When did you first learn what a contract was? Joaquin Andrade was in grade school.
When he’s trying to get more computer time or a new bike from his parents, they negotiate conditions: chores, grades or other contingencies for the eventual payout.
The system goes both ways, too — before Joaquin’s dad could buy some new car parts, he had to agree to ride the Tower of Terror at Disney World. Everything gets written down and posted on the fridge.
“It feels official because like my parents actually use their, like, real signature,” Joaquin said. “I just write my name in cursive and then put my soccer number.”
A few examples of the Andrade family’s contracts. (Courtesy Autumn Andrade-de León)
It’s a system that’s worked well for Joaquin’s family the past few years, but now it’s become essential. And Joaquin’s mom, Autumn, says it’s not just about bribing kids to do chores. The contracts put everyone on equal ground and makes her sons feel included in financial decisions.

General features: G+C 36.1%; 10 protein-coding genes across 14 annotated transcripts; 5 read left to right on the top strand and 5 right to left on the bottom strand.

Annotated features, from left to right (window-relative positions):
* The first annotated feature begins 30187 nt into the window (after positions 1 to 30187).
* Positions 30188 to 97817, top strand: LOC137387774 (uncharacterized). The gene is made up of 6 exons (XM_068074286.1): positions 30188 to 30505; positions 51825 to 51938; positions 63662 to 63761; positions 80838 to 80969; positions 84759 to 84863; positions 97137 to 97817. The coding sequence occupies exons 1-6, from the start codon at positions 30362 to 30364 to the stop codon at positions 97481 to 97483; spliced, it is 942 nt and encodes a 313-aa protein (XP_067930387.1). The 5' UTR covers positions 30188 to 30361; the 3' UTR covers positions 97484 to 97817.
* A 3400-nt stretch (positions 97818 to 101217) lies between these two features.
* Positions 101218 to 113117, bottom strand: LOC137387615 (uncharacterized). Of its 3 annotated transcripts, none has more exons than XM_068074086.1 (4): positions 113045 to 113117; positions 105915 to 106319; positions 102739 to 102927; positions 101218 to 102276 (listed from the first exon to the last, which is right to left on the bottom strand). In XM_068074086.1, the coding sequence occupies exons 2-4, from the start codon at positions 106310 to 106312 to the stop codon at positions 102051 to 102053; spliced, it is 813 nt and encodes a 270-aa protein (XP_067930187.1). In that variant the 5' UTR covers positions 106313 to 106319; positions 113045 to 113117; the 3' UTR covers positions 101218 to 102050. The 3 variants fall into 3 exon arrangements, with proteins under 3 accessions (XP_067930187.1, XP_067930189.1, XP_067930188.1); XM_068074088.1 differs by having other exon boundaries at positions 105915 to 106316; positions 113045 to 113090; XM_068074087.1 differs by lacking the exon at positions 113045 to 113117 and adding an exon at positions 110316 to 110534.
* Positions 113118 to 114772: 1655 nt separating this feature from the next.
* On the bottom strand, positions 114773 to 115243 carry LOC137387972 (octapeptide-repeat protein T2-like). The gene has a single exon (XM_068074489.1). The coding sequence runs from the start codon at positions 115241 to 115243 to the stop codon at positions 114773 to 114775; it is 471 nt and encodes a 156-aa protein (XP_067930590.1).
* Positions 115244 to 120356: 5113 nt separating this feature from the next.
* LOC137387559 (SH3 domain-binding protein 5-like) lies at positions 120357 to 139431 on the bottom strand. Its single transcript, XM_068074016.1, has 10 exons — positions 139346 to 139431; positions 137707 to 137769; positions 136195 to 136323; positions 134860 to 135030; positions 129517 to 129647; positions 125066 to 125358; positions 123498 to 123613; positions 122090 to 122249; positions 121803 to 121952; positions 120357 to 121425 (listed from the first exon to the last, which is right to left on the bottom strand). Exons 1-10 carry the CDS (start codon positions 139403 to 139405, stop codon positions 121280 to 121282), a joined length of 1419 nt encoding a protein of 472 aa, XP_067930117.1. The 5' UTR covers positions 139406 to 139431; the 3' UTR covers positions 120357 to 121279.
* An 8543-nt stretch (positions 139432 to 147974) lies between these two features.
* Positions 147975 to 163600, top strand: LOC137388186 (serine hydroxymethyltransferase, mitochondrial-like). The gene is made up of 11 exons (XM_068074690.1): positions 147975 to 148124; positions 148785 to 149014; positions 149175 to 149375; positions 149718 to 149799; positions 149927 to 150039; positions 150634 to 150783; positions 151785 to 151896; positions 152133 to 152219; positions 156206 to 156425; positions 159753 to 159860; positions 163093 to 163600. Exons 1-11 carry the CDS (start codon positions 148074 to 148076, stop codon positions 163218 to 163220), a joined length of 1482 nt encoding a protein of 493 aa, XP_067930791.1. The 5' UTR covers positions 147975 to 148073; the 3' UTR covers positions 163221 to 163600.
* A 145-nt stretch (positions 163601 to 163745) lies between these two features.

The system also provides some much-needed stability during the pandemic. “The world is kind of raging outside, and as adults we deal with that, but our kids don’t need to,” she said. “And I do feel like yes, it absolutely confirmed my belief in contracts, family contracts.”
The pandemic has rocked the lives of a lot of families in this country: Dealing with finances and child care is that much harder with parents working from home and kids going to school online. In this episode, we talk with a couple of kids about how they’re coping. Later, we’ll get some advice from an expert on how to navigate this time as a family.
You can find a transcript of this week’s episode here. For more “This Is Uncomfortable,” don’t forget to subscribe to our newsletter. We have more stories plus recommendations from our team. Here’s the latest issue, in case you missed it.
Finally, if you liked this episode, if you’re a parent home with kids right now, or you just want to learn more about money, check out Marketplace’s new podcast, “Million Bazillion.” Each week, host Jed Kim answers kids’ questions about money and makes them fun for the whole family. Subscribe wherever you listen to podcasts.
Correction (Aug. 6, 2020): A previous version of this story misspelled Autumn Andrade-de León’s name. The text has been corrected.
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